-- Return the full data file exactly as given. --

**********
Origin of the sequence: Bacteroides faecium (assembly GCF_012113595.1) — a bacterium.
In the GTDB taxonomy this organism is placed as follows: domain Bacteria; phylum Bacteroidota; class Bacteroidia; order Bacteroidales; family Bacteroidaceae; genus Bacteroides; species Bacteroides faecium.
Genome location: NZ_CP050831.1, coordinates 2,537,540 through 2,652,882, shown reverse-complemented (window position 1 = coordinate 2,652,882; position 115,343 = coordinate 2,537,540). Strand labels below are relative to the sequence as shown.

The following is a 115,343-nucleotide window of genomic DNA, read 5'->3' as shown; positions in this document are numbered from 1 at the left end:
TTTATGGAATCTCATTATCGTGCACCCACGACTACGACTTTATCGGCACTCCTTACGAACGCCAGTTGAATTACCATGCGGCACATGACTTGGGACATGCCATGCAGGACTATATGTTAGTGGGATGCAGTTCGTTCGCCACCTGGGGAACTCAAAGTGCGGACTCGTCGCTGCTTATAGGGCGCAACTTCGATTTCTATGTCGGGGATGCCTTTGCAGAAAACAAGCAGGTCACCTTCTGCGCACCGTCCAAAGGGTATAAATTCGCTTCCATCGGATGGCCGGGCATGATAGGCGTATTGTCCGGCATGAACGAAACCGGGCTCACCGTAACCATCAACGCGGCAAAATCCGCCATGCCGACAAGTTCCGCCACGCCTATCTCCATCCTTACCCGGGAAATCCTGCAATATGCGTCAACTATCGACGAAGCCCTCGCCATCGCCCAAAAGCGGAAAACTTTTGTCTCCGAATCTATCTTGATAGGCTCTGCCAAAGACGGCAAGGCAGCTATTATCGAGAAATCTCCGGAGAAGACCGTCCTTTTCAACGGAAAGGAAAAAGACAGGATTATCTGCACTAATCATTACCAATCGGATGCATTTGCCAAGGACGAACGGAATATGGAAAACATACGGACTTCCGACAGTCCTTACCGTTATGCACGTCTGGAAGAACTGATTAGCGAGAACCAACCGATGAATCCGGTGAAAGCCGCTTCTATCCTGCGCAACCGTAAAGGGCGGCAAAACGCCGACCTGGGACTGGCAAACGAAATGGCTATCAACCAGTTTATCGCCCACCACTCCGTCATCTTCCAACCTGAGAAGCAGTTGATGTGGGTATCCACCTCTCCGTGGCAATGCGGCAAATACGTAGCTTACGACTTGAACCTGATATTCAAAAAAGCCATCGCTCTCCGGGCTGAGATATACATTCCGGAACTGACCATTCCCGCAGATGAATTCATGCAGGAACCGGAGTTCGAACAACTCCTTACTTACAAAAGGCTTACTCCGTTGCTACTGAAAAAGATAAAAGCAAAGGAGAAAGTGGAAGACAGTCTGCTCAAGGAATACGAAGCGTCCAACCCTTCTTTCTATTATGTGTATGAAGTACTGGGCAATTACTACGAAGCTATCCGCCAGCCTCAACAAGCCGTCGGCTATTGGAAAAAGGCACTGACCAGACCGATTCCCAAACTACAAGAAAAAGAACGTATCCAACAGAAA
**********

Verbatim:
Origin of the sequence: Bacteroides faecium (assembly GCF_012113595.1) — a bacterium.
In the GTDB taxonomy this organism is placed as follows: domain Bacteria; phylum Bacteroidota; class Bacteroidia; order Bacteroidales; family Bacteroidaceae; genus Bacteroides; species Bacteroides faecium.
Genome location: NZ_CP050831.1, coordinates 2,537,540 through 2,652,882, shown reverse-complemented (window position 1 = coordinate 2,652,882; position 115,343 = coordinate 2,537,540). Strand labels below are relative to the sequence as shown.

The following is a 115,343-nucleotide window of genomic DNA, read 5'->3' as shown; positions in this document are numbered from 1 at the left end:
TTTATGGAATCTCATTATCGTGCACCCACGACTACGACTTTATCGGCACTCCTTACGAACGCCAGTTGAATTACCATGCGGCACATGACTTGGGACATGCCATGCAGGACTATATGTTAGTGGGATGCAGTTCGTTCGCCACCTGGGGAACTCAAAGTGCGGACTCGTCGCTGCTTATAGGGCGCAACTTCGATTTCTATGTCGGGGATGCCTTTGCAGAAAACAAGCAGGTCACCTTCTGCGCACCGTCCAAAGGGTATAAATTCGCTTCCATCGGATGGCCGGGCATGATAGGCGTATTGTCCGGCATGAACGAAACCGGGCTCACCGTAACCATCAACGCGGCAAAATCCGCCATGCCGACAAGTTCCGCCACGCCTATCTCCATCCTTACCCGGGAAATCCTGCAATATGCGTCAACTATCGACGAAGCCCTCGCCATCGCCCAAAAGCGGAAAACTTTTGTCTCCGAATCTATCTTGATAGGCTCTGCCAAAGACGGCAAGGCAGCTATTATCGAGAAATCTCCGGAGAAGACCGTCCTTTTCAACGGAAAGGAAAAAGACAGGATTATCTGCACTAATCATTACCAATCGGATGCATTTGCCAAGGACGAACGGAATATGGAAAACATACGGACTTCCGACAGTCCTTACCGTTATGCACGTCTGGAAGAACTGATTAGCGAGAACCAACCGATGAATCCGGTGAAAGCCGCTTCTATCCTGCGCAACCGTAAAGGGCGGCAAAACGCCGACCTGGGACTGGCAAACGAAATGGCTATCAACCAGTTTATCGCCCACCACTCCGTCATCTTCCAACCTGAGAAGCAGTTGATGTGGGTATCCACCTCTCCGTGGCAATGCGGCAAATACGTAGCTTACGACTTGAACCTGATATTCAAAAAAGCCATCGCTCTCCGGGCTGAGATATACATTCCGGAACTGACCATTCCCGCAGATGAATTCATGCAGGAACCGGAGTTCGAACAACTCCTTACTTACAAAAGGCTTACTCCGTTGCTACTGAAAAAGATAAAAGCAAAGGAGAAAGTGGAAGACAGTCTGCTCAAGGAATACGAAGCGTCCAACCCTTCTTTCTATTATGTGTATGAAGTACTGGGCAATTACTACGAAGCTATCCGCCAGCCTCAACAAGCCGTCGGCTATTGGAAAAAGGCACTGACCAGACCGATTCCCAAACTACAAGAAAAAGAACGTATCCAACAGAAA